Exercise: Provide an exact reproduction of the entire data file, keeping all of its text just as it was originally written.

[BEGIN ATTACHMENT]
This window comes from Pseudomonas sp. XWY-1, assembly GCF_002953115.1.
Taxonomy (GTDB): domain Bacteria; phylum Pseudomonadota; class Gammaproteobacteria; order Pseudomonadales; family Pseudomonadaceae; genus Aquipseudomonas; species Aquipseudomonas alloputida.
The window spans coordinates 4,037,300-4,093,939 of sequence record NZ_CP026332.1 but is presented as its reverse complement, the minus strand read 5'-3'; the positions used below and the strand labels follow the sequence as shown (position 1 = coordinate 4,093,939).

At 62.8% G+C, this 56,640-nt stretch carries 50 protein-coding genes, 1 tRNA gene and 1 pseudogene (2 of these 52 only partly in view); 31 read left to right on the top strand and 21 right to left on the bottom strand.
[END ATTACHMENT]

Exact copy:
This window comes from Pseudomonas sp. XWY-1, assembly GCF_002953115.1.
Taxonomy (GTDB): domain Bacteria; phylum Pseudomonadota; class Gammaproteobacteria; order Pseudomonadales; family Pseudomonadaceae; genus Aquipseudomonas; species Aquipseudomonas alloputida.
The window spans coordinates 4,037,300-4,093,939 of sequence record NZ_CP026332.1 but is presented as its reverse complement, the minus strand read 5'-3'; the positions used below and the strand labels follow the sequence as shown (position 1 = coordinate 4,093,939).

At 62.8% G+C, this 56,640-nt stretch carries 50 protein-coding genes, 1 tRNA gene and 1 pseudogene (2 of these 52 only partly in view); 31 read left to right on the top strand and 21 right to left on the bottom strand.